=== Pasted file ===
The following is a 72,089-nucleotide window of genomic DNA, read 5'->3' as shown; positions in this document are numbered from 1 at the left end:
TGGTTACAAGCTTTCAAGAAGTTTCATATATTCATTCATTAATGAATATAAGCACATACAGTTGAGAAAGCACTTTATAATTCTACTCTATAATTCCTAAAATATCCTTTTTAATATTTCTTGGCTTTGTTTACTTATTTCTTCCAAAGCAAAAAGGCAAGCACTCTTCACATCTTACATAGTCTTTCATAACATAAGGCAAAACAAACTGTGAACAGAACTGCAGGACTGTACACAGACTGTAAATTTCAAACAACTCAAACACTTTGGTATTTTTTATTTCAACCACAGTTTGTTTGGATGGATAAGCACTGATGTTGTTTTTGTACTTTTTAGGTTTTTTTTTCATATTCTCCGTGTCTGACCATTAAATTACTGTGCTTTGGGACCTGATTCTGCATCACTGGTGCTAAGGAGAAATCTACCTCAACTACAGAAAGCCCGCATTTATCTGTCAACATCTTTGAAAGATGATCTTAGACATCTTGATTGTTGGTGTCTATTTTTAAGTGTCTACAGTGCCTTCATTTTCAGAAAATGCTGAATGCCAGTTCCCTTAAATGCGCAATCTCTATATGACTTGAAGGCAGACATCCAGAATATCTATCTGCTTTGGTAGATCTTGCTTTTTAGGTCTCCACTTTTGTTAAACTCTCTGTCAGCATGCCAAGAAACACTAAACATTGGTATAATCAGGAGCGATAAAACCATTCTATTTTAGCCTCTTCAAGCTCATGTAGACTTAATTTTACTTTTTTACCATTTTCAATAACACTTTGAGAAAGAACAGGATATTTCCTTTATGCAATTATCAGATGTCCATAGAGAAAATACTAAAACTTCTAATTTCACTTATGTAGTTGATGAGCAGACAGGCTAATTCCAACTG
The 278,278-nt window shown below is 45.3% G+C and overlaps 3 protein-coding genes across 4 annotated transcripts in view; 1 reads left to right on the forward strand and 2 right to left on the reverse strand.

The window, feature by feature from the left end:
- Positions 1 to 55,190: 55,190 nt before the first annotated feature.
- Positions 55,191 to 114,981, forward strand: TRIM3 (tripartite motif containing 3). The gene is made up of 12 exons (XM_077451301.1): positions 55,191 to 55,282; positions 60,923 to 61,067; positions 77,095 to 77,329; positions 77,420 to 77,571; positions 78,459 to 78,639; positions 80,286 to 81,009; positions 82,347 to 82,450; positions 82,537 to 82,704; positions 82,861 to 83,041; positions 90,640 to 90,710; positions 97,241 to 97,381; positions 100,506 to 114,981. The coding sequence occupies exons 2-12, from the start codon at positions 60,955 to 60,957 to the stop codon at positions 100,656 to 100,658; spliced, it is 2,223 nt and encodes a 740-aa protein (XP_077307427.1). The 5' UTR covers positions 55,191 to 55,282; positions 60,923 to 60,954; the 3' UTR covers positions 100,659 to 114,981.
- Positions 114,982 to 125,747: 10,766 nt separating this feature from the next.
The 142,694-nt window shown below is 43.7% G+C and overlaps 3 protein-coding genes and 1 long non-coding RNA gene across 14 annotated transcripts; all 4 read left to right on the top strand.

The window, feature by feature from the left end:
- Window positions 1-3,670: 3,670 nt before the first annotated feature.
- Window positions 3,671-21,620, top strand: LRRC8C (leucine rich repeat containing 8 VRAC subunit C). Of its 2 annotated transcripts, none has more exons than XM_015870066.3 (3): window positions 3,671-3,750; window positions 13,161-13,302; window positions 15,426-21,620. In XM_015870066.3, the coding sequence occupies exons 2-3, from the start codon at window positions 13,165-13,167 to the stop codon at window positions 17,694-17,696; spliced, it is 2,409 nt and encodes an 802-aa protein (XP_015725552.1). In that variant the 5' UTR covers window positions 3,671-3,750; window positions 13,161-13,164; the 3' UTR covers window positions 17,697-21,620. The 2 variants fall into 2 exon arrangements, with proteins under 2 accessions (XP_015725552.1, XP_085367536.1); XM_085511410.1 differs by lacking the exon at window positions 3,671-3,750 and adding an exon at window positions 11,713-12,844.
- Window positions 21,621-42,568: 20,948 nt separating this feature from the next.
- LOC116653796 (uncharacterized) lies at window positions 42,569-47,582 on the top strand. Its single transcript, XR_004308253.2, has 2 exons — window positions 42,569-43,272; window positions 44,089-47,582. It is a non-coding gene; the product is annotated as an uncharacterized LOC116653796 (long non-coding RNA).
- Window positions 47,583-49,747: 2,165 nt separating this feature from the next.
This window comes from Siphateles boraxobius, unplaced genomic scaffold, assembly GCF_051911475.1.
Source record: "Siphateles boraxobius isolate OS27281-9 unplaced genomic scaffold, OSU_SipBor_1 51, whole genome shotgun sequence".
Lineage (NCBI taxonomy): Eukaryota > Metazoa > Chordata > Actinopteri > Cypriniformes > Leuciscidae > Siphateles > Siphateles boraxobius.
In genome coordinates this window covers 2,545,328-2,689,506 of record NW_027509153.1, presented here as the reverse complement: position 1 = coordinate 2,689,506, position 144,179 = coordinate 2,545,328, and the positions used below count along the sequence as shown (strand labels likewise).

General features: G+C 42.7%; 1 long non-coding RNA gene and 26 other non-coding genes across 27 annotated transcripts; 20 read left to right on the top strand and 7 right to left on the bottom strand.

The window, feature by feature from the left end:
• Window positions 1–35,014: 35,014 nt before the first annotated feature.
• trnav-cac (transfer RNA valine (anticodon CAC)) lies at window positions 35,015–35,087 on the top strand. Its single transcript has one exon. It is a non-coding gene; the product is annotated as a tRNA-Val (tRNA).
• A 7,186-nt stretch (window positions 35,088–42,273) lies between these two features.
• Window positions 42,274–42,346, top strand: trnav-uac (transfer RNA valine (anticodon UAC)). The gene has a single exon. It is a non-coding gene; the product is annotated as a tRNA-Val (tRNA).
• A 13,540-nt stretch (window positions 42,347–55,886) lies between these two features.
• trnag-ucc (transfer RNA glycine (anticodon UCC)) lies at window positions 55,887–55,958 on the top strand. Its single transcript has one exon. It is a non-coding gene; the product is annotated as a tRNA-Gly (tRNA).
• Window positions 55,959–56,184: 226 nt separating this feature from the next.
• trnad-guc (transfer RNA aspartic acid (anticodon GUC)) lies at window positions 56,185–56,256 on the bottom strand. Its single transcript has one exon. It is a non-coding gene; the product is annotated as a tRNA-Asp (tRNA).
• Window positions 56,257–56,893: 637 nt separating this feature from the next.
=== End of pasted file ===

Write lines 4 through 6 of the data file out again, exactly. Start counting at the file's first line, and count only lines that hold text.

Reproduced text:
The window, feature by feature from the left end:
- Positions 1 to 55,190: 55,190 nt before the first annotated feature.
- Positions 55,191 to 114,981, forward strand: TRIM3 (tripartite motif containing 3). The gene is made up of 12 exons (XM_077451301.1): positions 55,191 to 55,282; positions 60,923 to 61,067; positions 77,095 to 77,329; positions 77,420 to 77,571; positions 78,459 to 78,639; positions 80,286 to 81,009; positions 82,347 to 82,450; positions 82,537 to 82,704; positions 82,861 to 83,041; positions 90,640 to 90,710; positions 97,241 to 97,381; positions 100,506 to 114,981. The coding sequence occupies exons 2-12, from the start codon at positions 60,955 to 60,957 to the stop codon at positions 100,656 to 100,658; spliced, it is 2,223 nt and encodes a 740-aa protein (XP_077307427.1). The 5' UTR covers positions 55,191 to 55,282; positions 60,923 to 60,954; the 3' UTR covers positions 100,659 to 114,981.